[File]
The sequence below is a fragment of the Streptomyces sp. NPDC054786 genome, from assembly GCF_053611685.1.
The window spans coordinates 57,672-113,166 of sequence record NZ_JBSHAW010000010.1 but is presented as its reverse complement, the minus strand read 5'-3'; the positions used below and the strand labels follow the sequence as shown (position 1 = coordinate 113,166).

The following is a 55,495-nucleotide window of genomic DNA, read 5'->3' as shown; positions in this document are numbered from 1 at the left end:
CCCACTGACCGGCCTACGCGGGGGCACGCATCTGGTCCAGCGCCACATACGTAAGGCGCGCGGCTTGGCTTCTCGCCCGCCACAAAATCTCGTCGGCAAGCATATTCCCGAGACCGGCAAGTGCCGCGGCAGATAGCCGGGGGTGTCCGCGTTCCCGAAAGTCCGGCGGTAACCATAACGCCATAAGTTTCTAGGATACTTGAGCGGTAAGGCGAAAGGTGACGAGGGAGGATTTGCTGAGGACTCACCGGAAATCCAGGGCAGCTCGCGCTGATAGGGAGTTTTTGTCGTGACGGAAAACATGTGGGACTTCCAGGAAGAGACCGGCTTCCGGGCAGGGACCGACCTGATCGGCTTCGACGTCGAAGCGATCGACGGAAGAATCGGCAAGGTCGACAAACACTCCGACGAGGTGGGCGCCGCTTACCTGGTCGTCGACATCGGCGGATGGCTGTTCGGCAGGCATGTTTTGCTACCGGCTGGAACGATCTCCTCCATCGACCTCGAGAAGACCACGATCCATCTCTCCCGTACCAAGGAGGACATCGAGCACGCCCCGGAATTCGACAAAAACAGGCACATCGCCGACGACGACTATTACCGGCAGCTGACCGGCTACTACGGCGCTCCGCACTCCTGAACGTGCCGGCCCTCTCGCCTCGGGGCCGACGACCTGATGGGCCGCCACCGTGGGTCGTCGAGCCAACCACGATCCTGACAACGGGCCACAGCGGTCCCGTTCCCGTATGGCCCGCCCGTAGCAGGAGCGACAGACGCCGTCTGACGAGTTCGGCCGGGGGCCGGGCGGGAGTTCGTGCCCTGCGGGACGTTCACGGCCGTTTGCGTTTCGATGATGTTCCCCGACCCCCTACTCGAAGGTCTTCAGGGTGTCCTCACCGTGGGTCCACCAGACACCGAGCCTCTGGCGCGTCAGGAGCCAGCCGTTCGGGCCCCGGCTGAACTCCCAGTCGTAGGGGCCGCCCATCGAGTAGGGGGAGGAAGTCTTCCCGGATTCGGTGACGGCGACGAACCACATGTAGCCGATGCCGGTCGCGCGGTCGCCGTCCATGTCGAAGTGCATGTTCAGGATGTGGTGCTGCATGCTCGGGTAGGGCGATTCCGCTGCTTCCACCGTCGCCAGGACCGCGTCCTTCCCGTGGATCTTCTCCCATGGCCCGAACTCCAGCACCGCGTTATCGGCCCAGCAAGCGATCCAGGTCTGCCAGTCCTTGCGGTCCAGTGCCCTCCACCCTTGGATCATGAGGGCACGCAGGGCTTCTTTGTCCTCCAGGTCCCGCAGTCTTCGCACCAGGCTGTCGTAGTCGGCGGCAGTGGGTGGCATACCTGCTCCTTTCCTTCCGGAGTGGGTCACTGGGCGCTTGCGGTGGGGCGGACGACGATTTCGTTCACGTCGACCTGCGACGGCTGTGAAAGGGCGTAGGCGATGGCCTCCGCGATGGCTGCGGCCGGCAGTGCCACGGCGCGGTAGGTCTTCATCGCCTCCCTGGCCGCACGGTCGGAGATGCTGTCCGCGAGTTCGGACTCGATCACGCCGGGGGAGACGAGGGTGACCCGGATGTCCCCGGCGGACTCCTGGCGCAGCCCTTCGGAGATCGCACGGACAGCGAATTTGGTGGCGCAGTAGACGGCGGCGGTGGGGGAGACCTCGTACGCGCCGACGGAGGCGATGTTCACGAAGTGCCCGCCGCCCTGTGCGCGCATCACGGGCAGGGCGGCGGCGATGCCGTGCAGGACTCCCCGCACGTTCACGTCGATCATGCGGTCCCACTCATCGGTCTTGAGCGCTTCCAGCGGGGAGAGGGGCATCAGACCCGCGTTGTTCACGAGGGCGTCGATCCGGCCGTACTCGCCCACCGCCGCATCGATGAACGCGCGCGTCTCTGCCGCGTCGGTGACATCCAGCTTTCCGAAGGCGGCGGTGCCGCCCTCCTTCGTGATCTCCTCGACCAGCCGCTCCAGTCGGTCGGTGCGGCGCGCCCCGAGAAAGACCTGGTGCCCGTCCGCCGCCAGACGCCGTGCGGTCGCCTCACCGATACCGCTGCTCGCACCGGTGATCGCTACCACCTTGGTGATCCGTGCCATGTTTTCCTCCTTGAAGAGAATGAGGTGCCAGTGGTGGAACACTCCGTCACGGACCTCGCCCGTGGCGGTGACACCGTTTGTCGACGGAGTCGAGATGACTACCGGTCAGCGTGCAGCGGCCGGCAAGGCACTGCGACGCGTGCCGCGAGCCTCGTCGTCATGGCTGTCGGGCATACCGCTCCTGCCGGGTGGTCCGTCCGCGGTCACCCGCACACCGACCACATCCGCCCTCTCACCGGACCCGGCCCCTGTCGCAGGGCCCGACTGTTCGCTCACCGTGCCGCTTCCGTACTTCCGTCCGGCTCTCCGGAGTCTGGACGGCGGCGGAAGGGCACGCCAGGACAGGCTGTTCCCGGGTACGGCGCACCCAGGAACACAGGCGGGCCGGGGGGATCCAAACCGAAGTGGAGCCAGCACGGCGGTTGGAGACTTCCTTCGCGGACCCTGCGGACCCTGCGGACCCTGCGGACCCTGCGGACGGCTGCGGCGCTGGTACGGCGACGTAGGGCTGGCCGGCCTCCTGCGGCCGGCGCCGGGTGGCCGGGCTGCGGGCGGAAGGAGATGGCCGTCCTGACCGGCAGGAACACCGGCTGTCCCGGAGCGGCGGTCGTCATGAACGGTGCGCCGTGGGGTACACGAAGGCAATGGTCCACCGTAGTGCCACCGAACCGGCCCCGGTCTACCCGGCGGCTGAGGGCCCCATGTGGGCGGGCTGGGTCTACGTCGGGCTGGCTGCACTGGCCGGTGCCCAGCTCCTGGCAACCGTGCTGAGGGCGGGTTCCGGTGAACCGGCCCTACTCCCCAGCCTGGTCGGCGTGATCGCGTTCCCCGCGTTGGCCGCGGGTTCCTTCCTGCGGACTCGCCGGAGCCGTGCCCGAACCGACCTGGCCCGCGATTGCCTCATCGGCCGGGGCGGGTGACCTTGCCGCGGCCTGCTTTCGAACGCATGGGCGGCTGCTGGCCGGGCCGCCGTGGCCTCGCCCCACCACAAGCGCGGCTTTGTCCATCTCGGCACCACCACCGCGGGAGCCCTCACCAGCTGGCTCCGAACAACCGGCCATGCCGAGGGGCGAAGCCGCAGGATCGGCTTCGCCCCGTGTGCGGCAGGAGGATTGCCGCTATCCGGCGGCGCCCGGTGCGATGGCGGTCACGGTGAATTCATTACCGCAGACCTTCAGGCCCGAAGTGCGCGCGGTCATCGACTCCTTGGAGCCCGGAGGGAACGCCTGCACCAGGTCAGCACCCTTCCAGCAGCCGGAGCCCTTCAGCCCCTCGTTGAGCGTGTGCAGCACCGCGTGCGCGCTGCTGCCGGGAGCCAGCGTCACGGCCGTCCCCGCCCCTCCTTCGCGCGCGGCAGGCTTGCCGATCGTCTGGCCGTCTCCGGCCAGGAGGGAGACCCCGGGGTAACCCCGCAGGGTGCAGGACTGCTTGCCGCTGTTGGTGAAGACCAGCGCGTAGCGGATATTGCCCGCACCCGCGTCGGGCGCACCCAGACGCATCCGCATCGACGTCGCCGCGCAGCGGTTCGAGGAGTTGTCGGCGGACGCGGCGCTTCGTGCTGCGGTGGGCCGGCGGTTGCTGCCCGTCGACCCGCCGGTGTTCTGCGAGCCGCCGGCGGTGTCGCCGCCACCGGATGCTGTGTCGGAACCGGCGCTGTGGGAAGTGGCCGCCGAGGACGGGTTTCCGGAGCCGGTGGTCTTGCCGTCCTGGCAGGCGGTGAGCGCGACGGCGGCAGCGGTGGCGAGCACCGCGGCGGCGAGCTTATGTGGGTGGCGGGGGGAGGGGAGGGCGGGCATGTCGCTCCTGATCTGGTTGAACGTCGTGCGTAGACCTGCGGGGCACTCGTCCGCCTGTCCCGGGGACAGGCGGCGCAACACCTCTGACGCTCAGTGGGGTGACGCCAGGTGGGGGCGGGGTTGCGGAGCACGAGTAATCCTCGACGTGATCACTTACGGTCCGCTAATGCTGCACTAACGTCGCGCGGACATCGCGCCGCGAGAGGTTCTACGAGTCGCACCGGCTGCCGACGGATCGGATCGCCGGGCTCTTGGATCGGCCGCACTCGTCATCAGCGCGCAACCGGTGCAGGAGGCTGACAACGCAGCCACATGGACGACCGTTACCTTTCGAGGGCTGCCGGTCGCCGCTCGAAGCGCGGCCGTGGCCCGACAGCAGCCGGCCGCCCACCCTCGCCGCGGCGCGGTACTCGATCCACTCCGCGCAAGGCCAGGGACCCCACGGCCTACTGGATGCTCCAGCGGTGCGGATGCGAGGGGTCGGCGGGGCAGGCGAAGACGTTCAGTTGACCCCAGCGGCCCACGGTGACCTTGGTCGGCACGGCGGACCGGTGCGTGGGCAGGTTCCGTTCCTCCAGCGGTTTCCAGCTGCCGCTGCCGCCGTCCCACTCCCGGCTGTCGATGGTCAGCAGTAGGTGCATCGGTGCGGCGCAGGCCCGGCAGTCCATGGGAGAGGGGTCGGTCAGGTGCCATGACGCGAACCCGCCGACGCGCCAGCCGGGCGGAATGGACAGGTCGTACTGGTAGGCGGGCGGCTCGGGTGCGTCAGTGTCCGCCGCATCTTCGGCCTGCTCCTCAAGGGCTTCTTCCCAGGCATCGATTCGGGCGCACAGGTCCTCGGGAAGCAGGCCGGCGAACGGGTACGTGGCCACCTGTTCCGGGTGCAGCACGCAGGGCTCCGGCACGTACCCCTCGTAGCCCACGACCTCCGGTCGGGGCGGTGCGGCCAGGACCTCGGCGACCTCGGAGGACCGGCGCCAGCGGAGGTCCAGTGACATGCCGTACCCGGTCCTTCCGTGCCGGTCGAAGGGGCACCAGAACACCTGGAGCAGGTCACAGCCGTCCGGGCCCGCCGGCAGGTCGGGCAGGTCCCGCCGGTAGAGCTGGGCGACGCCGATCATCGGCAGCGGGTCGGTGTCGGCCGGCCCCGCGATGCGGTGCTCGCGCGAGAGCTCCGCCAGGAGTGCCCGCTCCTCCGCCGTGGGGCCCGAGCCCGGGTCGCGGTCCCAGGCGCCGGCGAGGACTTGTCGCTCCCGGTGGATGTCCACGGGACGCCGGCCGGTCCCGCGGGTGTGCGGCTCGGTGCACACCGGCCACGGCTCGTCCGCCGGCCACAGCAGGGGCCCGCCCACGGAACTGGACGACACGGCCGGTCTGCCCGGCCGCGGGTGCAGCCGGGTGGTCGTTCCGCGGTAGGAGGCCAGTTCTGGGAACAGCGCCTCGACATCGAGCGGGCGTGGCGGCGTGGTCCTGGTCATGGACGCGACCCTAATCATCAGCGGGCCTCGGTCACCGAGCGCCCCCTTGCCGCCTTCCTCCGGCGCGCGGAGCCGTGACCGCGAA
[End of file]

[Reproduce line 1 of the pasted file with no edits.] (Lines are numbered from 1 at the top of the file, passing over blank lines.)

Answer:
The sequence below is a fragment of the Streptomyces sp. NPDC054786 genome, from assembly GCF_053611685.1.